Lung transplant recipient Paul is back home for Christmas

Six months after receiving the lung transplant that saved his life, Paul Faalogo is home at Baylys Beach, and looking forward to Christmas.

“I had asthma all my life, and was in and out of hospital as a child,” says Paul, who self-managed his asthma as an adult.

Then in 2017, at 50 years old, Paul developed bronchiectasis – a chronic lung condition caused by his life-long health issues.

Following a bout of Influenza E and yet another chest infection, Paul’s health deteriorated rapidly and wife-to-be Tanya worried that Christmas 2017 might be his last. After several stays in local hospitals, and his constant need for portable oxygen, Paul was recommended for a lung transplant.

In June, within two months on the active transplant list, Paul got the phone call that changed everything. He immediately packed his bags and drove with Tanya from their Baylys Beach home to Auckland City Hospital. Auckland DHB delivers the National Heart and Lung Transplant Service, and within hours of arriving at hospital, Paul was in the operating room where his transplant team worked through the night – giving him a second chance at life.

After Paul’s operation, he was taken to the hospital’s Cardiovascular Intensive Care Unit (CVICU), where he received extracorporeal membrane oxygenation (ECMO) – a “miracle” form of life support that does the critical job of the heart and lungs while patients receive treatment. ECMO is not available anywhere else in New Zealand, and Auckland City Hospital can have up to five patients on ECMO at a time, which means the CVICU’s whānau room is often full of families supporting their loved ones as they fight for their lives.

While Paul remembers very little of his seven weeks in the CVICU, Tanya vividly remembers the many ups and downs they faced during that time. She also remembers the importance of the whānau room as a place for the family to escape, gather and relax. With a large extended family, Paul was never short of visitors – some travelling to the hospital every day to sit with him, hold his hand and encourage him.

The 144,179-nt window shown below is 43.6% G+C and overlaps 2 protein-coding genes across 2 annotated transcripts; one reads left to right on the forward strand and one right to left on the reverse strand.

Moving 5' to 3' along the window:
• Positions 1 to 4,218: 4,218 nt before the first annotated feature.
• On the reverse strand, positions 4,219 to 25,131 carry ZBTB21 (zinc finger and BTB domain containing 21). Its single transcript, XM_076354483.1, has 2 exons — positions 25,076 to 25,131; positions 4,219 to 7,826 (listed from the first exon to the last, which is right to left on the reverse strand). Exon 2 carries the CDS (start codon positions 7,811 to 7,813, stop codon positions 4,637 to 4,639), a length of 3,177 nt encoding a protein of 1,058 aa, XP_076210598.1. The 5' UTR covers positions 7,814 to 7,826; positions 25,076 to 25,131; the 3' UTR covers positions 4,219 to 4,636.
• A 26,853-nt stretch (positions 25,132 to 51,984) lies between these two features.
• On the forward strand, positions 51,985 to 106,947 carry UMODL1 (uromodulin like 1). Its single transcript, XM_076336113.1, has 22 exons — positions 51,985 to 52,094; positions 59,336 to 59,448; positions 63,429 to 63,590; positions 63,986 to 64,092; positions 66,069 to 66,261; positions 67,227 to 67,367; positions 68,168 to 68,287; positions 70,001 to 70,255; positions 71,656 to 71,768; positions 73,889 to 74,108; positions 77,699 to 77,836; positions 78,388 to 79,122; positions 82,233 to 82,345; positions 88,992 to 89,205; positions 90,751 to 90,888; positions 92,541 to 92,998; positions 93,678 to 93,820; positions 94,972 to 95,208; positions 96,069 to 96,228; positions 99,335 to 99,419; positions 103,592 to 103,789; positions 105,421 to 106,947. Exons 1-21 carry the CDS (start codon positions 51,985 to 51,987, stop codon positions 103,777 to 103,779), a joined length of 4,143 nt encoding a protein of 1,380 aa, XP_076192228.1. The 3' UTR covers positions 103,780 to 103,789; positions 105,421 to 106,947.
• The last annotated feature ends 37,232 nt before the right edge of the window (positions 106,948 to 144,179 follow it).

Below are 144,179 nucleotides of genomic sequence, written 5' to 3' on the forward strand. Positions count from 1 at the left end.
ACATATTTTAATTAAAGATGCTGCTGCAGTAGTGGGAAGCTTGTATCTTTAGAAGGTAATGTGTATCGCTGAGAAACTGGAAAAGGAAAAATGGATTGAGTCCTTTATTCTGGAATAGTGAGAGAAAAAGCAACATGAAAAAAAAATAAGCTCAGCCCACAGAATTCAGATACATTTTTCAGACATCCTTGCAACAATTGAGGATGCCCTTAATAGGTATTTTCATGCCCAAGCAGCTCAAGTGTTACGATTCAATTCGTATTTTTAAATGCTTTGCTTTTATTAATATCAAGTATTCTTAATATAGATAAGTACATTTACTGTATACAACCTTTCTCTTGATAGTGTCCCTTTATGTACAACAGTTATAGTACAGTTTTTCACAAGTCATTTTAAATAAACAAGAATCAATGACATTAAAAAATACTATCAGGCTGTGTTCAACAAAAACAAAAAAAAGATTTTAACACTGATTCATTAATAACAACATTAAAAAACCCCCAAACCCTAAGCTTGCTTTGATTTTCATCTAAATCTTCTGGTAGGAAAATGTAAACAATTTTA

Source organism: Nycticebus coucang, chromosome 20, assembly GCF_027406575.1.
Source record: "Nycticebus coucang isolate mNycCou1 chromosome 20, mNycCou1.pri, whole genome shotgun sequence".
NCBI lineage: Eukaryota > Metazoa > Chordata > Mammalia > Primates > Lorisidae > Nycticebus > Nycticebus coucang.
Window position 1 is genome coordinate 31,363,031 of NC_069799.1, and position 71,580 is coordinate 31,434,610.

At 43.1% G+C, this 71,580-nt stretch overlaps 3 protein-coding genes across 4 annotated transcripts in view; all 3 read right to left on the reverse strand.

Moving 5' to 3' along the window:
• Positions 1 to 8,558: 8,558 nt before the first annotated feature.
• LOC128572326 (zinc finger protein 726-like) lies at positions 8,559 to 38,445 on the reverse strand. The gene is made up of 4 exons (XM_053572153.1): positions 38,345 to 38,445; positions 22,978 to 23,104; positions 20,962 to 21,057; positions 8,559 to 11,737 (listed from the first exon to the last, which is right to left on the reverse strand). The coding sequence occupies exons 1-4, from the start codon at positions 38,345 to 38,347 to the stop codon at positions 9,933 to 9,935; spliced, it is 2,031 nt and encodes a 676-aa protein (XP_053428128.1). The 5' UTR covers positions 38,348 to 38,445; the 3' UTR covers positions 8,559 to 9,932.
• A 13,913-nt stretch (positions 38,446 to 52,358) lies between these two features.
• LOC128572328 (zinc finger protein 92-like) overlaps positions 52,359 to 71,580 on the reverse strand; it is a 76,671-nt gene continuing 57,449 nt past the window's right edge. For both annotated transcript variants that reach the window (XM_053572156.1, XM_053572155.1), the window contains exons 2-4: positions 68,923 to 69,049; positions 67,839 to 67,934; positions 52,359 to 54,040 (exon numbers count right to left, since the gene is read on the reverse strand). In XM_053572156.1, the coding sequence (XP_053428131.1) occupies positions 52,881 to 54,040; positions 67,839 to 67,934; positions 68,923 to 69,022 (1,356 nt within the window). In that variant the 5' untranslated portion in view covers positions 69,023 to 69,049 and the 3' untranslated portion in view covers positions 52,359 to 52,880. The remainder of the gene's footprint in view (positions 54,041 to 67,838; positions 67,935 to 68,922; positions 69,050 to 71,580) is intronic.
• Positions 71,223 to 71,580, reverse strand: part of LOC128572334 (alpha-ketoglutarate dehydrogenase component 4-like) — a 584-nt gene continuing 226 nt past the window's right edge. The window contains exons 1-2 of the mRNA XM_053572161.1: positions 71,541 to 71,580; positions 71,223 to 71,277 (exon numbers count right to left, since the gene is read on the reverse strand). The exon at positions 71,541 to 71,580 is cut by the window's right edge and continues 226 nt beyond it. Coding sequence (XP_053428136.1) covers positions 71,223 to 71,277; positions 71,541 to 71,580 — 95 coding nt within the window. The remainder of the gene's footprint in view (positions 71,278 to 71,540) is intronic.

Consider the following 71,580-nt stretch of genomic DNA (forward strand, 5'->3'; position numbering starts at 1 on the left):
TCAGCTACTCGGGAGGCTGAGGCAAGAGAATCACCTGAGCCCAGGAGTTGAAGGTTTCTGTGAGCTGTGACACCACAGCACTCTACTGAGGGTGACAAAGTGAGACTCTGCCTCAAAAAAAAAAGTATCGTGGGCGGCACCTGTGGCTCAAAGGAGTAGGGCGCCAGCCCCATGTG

“Paul had four more operations after his transplant, and there were times we thought he might not make it, but he kept hanging on. It was such a stressful time, and our family spent many hours and days nervously waiting in the whānau room, just hoping Paul would get better.

“Having family around was so important to Paul’s recovery. Everyone felt welcome to visit him and could relax in the whānau room when they weren’t at Paul’s bedside, which was difficult when he was so sick. We all just put our trust in the incredible hospital team and amazing technology, which saved Paul’s life.”

Tanya recalls the whānau room fondly, but she thinks of the families there over Christmas, going through such challenging times. “The more welcoming and comforting these spaces can be, the better for everyone. The rooms are such a big part of the experience, they’re like a ‘home away from home’, so it would be amazing for families to have better spaces to process what they’re going through and support each other.”

The Auckland Health Foundation, the new fundraising charity for Auckland DHB’s adult health services, has launched the Whānau Rooms Rejuvenation Project as one of its first priority projects to better meet the needs of families like Paul’s.

Auckland Health Foundation CEO Gwen Green says, “We believe whānau rooms should be welcoming, warm, comfortable and practical, and give loved ones the space they need in often challenging circumstances. This project, which aims to refurbish more than 40 Auckland DHB whānau rooms, is about giving families like Paul’s the best space possible to gather together or take time out.”

“Whether our supporters give to one of our priority projects or a specific DHB department, they decide where their money goes, which might be towards a specific whānau room or towards a life-saving piece of equipment in the CVICU. Ultimately, we want to work together to bring about healthcare advancements that fast-track recoveries, deliver better health outcomes, save more lives and support communities.”

The cost of rejuvenating each whānau room will vary based on the size of the room. The expected cost range is $20,000-$30,000 per room, which covers everything needed to make the rooms more welcoming spaces. Items within the room will cost from $100-$8,000 and everything can be funded separately.  Find a list of whānau rooms to be refurbished here.

Tanya adds, “Paul says he feels like he won the lottery, but it’s so much more than that. Without the care and treatment Paul received, we wouldn’t be here at beautiful Baylys Beach, and we are forever grateful. This Christmas we can look forward to precious time with our growing family. We are excited for what the future holds, not just for us, but for everyone.”

Watch Paul’s video here, find out more about the Whānau Rooms Rejuvenation Project here, and donate today here.